Mention the economy of the United Arab Emirates to people from outside the region, and the first word that may come to their minds is “oil.” But today, the UAE is striving to change that initial response to “innovation.”
As part of a longstanding effort to diversify its economy, the UAE is today focusing on initiatives in a variety of other areas — for instance, finding ways to quench the Gulf nation’s growing thirst for fresh water and develop alternative energy sources. Several MIT faculty members are contributing to those efforts through collaborative long-distance research initiatives with their counterparts at Masdar Institute, a graduate-level technology university in the UAE’s capital city, Abu Dhabi.
“This is one of MIT’s largest, longest-standing, and most important international initiatives,” says Duane Boning, a professor of electrical engineering and computer science and director of the Cambridge-based MIT and Masdar Institute Cooperative Program, which helped the UAE launch the university in 2007 and has supported its research and academic programs ever since.
Currently, MIT and Masdar Institute researchers are collaborating on nine flagship research projects focusing on clean and renewable energy, water purification, and next-generation critical infrastructure “smart” technologies. These three-year efforts, currently at various stages of completion, have been beneficial to both institutions, says Charles Cooney, the Robert T. Haslam Professor in Chemical Engineering and senior MIT faculty member on the Cooperative Program’s steering committee.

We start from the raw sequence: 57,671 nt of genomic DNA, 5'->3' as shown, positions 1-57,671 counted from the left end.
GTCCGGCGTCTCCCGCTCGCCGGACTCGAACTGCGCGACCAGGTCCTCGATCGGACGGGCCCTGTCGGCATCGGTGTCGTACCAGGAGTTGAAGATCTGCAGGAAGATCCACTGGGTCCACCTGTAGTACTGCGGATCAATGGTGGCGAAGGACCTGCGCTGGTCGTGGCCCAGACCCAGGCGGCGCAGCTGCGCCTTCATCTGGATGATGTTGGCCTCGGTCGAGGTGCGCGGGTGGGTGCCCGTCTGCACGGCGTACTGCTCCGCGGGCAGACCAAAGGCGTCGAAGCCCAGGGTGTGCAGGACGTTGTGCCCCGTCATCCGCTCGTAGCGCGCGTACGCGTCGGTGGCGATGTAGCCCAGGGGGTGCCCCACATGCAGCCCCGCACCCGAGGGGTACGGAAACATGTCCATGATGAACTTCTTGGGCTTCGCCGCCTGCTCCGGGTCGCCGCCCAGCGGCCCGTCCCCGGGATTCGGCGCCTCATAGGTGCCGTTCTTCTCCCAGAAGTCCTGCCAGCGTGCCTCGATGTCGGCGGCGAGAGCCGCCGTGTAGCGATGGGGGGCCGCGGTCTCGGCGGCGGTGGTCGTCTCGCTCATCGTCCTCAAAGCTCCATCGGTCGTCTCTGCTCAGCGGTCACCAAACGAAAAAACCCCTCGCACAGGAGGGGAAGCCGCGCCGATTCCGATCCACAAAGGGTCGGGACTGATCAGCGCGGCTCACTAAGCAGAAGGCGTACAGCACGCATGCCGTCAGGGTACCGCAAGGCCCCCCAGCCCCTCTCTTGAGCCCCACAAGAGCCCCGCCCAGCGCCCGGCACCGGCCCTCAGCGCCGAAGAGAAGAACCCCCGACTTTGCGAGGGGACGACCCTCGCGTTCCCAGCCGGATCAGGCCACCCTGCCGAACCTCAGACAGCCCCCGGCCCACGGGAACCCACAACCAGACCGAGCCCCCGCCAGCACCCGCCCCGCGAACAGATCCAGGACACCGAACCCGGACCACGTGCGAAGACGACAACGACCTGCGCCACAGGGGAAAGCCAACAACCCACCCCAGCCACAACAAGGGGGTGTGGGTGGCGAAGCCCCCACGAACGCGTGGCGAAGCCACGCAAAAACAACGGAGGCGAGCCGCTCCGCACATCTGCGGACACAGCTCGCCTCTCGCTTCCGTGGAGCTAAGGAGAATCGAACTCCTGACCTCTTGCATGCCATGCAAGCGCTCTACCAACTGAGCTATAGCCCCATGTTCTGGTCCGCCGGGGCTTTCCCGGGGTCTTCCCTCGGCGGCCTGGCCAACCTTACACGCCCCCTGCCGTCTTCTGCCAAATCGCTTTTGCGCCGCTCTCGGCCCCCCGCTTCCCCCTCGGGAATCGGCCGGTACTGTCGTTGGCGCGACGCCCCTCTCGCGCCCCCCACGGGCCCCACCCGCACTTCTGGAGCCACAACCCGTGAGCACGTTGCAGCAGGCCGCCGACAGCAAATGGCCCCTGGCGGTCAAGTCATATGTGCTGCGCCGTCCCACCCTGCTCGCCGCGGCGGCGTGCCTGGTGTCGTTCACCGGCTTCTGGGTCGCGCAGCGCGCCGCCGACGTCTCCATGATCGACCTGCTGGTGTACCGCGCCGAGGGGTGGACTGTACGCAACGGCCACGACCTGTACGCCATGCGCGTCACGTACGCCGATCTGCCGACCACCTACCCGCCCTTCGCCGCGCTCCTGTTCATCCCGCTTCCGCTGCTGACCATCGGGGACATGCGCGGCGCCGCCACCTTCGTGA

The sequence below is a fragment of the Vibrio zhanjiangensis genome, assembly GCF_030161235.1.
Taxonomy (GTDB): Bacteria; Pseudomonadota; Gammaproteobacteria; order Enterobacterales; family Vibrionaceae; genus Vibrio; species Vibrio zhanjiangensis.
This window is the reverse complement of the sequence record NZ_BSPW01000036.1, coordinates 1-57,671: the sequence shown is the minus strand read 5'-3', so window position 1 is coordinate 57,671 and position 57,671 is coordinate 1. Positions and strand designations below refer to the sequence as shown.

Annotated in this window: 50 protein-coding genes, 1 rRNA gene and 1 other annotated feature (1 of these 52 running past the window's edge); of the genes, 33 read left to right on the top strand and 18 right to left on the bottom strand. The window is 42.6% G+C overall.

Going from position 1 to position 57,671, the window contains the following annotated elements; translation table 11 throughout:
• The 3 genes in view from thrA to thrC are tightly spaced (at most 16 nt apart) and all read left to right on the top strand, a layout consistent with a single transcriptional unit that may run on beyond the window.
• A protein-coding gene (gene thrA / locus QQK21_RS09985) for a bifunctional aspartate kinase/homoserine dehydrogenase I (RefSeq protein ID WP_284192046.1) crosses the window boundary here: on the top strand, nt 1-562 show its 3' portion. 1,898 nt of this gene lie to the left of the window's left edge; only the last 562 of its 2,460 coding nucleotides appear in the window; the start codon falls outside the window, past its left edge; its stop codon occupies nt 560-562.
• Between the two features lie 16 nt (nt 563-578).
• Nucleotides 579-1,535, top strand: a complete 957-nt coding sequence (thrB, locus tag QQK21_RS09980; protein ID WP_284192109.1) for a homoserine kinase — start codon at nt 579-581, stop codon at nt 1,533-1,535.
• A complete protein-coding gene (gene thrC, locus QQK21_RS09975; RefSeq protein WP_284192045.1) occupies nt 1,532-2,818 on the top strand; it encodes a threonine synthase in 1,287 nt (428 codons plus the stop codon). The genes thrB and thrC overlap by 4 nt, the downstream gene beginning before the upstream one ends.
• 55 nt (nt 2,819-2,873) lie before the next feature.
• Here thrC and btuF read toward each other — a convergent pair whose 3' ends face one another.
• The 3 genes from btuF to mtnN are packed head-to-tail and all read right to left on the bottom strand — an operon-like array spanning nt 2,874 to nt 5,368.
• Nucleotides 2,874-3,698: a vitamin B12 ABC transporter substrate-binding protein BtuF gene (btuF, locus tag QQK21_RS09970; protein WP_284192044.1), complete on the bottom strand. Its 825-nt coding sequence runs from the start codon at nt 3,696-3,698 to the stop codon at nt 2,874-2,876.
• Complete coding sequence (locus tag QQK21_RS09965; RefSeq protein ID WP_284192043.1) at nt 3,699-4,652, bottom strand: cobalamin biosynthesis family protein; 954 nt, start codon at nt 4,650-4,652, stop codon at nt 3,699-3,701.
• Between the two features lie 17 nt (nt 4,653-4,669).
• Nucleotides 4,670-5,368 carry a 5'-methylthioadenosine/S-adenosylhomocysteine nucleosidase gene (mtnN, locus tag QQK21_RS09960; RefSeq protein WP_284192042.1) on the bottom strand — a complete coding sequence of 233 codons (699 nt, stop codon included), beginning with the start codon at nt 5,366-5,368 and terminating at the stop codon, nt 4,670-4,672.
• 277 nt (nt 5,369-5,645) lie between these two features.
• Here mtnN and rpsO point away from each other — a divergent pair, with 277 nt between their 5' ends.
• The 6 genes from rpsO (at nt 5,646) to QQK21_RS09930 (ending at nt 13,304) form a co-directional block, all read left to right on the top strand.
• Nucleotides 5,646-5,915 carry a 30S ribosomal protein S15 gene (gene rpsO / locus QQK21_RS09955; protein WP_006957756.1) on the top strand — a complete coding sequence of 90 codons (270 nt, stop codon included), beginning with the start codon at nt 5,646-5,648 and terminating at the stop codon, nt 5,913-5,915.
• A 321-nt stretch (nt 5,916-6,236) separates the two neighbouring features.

The collaborations have fostered a cross-disciplinary community of researchers at the two institutions and served as valuable teaching tools, says Cooney, who has been involved with the collaborative program since its inception. “It’s an opportunity to show students and postdocs how to do interdisciplinary collaborative research,” Cooney says. “It’s a powerful model.”
In 2014, the two schools launched an additional initiative, the Masdar Institute and MIT Innovation Program (MMIP), which competitively awards one-year “ignition” grants to joint MIT-Masdar Institute research teams. “They’re specifically intended to link research at MIT and Masdar Institute with the potential for commercialization,” Cooney says.
The first four MMIP projects include a low-cost water-monitoring device for sensing blooms of potentially toxic algae; a wastewater filtration and treatment system; a high-efficiency membrane-based approach to desalination; and an energy-efficient transmitter for wireless communication. The MMIP grants are sponsored by the Cooperative Program and administered by MIT’s Deshpande Center for Technological Innovation in cooperation with the Institute Center for Innovation and Entrepreneurship at Masdar Institute.
Investigators from the nine flagship research projects and the four current MMIP projects shared updates at the recent Masdar Institute and MIT Research and Innovation Conference in Abu Dhabi. More than 200 people — including 32 MIT faculty, staff, and students, the largest such MIT delegation ever to visit Masdar Institute — attended the one-day event.
The turnout “is a very, very good indication of the commitment that both institutions have to working hand-in-hand and promoting the interests of the UAE and Abu Dhabi,” Masdar Institute President Fred Moavenzadeh said in his opening remarks. (Moavenzadeh, the James Mason Craft Professor in MIT’s Engineering Systems Division and its Department of Civil and Environmental Engineering, has been on leave to head Masdar Institute since 2010.)
The UAE, created in 1971 by the union of seven emirates, or principalities, has historically relied on an economy dominated by the oil industry — and hasn’t traditionally emphasized research and development. But this is changing rapidly.